When asked why no horsemen were appointed, Ellen Mellody, a spokesperson for the governor's office, said: "Gov. McGreevey chose to appoint individuals that have the utmost integrity, strong leadership skills and diverse backgrounds."While Francis "Bud" Keegan, president of the New Jersey Thoroughbred Horsemen's Association, called the committee creation a "positive step" in bringing VLTs to racetracks, one of the staunchest allies of the Atlantic City casino industry had strong words for McGreevey's action."VLTs are never going to happen," vowed Sen. Bill Gormley, who represents Atlantic County, where the casinos are located. "All they'll do is cause instability for the casinos and hurt jobs in New Jersey. This committee will do nothing but waste (former) Gov. Byrne's time."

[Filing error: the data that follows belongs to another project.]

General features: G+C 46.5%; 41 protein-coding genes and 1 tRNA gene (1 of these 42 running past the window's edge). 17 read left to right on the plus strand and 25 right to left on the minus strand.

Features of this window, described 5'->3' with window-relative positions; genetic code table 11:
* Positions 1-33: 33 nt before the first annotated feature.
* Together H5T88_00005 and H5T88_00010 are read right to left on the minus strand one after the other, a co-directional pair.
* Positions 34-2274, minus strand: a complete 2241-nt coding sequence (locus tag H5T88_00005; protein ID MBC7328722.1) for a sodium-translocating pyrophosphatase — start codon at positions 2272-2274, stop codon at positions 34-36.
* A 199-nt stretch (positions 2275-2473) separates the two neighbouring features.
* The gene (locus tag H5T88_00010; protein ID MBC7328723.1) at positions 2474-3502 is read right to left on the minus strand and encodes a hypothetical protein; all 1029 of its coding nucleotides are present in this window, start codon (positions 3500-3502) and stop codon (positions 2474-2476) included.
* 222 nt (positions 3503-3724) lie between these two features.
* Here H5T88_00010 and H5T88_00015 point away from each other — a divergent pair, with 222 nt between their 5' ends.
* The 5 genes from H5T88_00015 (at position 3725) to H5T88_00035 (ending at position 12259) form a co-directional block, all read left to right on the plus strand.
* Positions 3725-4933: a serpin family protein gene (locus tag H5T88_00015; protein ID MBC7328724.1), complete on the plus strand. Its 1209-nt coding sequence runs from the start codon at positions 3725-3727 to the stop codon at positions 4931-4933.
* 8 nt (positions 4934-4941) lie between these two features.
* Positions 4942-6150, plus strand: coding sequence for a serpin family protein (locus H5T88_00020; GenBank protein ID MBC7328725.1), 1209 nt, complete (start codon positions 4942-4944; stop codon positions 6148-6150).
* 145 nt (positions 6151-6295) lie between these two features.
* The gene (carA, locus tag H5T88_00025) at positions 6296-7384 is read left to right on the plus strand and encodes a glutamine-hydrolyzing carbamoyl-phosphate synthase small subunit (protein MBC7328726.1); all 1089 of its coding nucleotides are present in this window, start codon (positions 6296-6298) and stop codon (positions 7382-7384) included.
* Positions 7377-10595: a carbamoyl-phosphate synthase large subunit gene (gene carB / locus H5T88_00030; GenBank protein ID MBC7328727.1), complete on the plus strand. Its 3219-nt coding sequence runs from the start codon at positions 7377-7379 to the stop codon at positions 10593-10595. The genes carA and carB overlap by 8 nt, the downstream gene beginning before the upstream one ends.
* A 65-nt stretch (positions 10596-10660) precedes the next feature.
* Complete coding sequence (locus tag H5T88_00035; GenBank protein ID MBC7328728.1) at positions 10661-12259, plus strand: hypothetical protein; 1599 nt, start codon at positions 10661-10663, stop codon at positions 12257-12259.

New Jersey Gov. James McGreevey has announced the creation of a Video Lottery Study Commission that will investigate the feasibility of video lottery terminals at racetracks and give him written recommendations in 90 days. McGreevey is said to be considering VLTs in part to plug a huge budget deficit without having to raise taxes. Though no horsemen were appointed to the committee, George Zoffinger, chief executive officer and president of the New Jersey Sports and Exposition Authority, was named as a member.The commission is made up of seven other members: Former Gov. Brendan Byrne (chairman); Linda Kassekert, chair of the Casino Control Commission; Peter Harvey, Attorney General designate; Susan Cole, president of Montclair State University; Chris Bollwage, mayor of Elizabeth and president of the New Jersey League of Municipalities; James Dieterle, executive director of the New Jersey Chapter of AARP; and Assemblyman Wilfredo Caraballo, a professor of law at Seton Hall University.